Improving wellbeing, Making the right decisions, Physical Health
October 1, 2015
Adopting healthy behaviours can prevent chronic disease
Chronic diseases, such as obesity and diabetes, are a detriment to personal health and health costs. By adopting healthy behaviours and taking out a health insurance plan, the prevalence of chronic disease will be reduced, subsequently bringing these costs down – according to experts.
Speaking at the ‘Building Healthier Communities’ forum – held by USA Today and healthcare organisation Cigna – panelists announced that as the nation faces an ageing population, cost-control measures in the healthcare industry are crucial.
Katherine Hempstead, director of the insurance coverage team at the Robert Wood Johnson Foundation (RWJF), said: “There are so many determinants of health, but one of the really important ones is that everybody has access to healthcare, and in this country having health insurance is really the major avenue to having that access.”
A study conducted by Cigna that looked at 200,000 customers in employer-sponsored plans between 2012 and 2014 found that those with chronic conditions brought on by obesity, high cholesterol and high blood pressure, had much higher healthcare costs than those without such conditions.
The research highlighted the fact that by enrolling in health programs designed to control chronic disease, financial burdens can be alleviated and health improved.
In another study carried out by researchers at the RWJF, it was revealed that 73 per cent of 831 respondents believed health insurance to be very important, while 23 per cent deemed it somewhat important.
Ms Hempstead pointed out that since 2013, almost nine million Americans have taken out a health insurance plan. However, there are still many states – such as Texas – that have no healthcare cover in place.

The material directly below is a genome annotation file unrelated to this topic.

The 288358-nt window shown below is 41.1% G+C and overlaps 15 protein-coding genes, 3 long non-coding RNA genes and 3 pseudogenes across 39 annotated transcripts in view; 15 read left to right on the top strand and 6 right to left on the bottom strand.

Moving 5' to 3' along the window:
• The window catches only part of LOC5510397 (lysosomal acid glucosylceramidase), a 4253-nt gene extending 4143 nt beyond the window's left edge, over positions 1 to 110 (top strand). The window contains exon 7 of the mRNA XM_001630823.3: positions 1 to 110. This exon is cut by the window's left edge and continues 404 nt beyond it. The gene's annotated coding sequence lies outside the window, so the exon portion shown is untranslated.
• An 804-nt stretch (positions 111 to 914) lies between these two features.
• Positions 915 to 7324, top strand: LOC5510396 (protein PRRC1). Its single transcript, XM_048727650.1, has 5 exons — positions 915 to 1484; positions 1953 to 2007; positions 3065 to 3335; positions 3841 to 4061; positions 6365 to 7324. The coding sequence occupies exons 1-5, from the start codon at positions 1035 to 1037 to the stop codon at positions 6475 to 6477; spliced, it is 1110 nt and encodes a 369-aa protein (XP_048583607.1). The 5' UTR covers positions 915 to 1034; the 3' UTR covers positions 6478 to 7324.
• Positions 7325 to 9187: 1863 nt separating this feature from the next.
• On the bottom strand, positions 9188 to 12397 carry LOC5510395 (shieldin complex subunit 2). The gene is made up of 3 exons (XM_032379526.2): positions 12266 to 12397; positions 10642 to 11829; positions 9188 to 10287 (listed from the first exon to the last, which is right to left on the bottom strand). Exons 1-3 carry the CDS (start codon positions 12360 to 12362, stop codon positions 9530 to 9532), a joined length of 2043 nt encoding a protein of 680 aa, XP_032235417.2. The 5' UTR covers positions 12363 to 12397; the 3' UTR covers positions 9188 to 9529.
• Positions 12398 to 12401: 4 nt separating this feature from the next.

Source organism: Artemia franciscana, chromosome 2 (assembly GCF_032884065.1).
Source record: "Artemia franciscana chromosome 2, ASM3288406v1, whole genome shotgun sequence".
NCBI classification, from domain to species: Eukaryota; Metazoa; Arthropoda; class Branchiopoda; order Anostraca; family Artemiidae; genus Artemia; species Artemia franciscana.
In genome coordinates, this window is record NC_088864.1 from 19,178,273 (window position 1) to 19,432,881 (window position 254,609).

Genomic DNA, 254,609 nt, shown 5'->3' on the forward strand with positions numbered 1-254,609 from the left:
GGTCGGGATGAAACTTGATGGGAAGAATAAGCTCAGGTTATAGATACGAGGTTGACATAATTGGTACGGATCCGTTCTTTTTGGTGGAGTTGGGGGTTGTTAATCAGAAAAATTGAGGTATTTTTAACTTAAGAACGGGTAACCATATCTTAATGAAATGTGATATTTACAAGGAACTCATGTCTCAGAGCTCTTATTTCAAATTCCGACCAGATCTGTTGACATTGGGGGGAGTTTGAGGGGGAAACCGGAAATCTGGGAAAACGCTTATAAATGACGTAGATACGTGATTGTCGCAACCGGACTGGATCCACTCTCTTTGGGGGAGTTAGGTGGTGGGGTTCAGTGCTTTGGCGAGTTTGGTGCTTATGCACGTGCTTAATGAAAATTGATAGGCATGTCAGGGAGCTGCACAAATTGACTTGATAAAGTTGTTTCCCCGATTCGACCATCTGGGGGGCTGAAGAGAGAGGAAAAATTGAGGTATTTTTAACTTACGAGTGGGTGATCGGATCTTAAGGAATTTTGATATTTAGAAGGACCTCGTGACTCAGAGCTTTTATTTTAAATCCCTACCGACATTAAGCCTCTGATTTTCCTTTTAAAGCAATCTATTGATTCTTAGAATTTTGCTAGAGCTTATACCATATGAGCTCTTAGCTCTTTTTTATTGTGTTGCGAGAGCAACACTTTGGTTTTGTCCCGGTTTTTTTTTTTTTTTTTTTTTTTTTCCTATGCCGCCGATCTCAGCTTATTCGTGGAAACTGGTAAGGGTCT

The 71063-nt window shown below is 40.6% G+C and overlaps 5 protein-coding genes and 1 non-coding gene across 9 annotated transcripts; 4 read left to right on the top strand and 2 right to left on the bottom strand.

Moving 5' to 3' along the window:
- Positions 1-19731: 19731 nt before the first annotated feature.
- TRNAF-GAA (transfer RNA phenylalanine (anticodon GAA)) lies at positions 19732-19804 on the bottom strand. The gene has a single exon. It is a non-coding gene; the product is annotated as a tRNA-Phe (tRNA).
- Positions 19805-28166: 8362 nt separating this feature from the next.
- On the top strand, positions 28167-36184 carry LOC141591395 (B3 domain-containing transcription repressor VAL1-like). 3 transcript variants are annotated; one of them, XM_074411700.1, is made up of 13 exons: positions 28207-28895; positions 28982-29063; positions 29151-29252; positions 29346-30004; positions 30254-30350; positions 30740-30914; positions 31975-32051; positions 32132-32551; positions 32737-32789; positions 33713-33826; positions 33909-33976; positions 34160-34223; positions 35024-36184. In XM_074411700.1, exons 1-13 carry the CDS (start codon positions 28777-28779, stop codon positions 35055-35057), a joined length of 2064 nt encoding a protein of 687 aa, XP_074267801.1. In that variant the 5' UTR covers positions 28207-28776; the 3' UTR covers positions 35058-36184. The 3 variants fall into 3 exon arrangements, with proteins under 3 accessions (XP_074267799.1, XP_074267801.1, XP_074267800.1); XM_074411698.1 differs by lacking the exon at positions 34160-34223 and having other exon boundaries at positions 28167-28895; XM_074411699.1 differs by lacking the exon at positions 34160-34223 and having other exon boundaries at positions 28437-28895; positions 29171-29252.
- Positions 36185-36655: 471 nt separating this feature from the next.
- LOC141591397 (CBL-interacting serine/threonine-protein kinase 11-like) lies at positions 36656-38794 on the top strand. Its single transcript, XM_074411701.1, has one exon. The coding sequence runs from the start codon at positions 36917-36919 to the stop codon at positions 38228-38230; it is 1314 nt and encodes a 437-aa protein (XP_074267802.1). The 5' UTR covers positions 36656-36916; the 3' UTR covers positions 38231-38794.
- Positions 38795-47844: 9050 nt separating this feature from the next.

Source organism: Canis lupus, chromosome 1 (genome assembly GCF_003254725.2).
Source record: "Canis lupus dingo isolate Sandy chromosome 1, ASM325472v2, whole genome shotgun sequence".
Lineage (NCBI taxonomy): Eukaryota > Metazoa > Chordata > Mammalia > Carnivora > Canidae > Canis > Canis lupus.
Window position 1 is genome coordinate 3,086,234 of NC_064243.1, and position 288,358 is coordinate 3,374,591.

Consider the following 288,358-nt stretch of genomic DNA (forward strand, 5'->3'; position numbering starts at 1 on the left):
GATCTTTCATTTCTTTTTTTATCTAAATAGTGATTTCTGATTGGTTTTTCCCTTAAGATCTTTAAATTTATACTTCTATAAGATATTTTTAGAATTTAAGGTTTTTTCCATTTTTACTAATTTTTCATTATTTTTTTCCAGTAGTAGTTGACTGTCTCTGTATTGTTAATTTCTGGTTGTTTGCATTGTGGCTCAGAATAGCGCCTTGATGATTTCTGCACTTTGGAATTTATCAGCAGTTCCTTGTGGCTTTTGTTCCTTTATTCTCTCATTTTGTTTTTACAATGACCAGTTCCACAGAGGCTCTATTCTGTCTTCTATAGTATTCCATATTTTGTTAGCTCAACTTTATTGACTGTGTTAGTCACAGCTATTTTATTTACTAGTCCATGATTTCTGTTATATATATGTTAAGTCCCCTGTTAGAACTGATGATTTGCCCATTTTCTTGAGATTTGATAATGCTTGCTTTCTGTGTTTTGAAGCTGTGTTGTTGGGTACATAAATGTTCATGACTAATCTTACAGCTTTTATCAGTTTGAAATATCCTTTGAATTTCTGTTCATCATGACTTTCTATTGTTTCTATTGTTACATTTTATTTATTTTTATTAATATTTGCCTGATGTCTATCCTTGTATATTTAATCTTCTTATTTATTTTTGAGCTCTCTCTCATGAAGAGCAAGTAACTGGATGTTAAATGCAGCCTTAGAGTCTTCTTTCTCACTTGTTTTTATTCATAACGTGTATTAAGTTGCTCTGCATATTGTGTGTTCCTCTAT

While taking out insurance is helpful in controlling chronic disease, Jose Pagan – director of the New York Academy of Medicine’s Center for Health Innovation – added that this is just one solution. “It’s also about behavioural change,” he commented. “It’s about using the resources of the community effectively to improve health.”
Mr Pagan said that this is especially important for employers and health-oriented organisations. He used the YMCA’s diabetes program as a good example – a scheme that rolls out long-term lifestyle coaching, involving increasing exercise, eating healthier and losing weight, to help ward off the health condition.
Another example of where programs are being used to promote healthy behaviours is the dacadoo app. This works to track exercise, nutrition, stress, sleep, body values and mental wellbeing to generate a unique Health Score – a real-time indicator of your health and wellbeing.
The app is great for employers, since it can measure the health and wellbeing of a workforce, in turn leading to increased levels of staff engagement and productivity.
Mr Pagan concluded the forum by stating preventing chronic disease is “a way of taking a dollar and making it last longer when it comes to improving health”.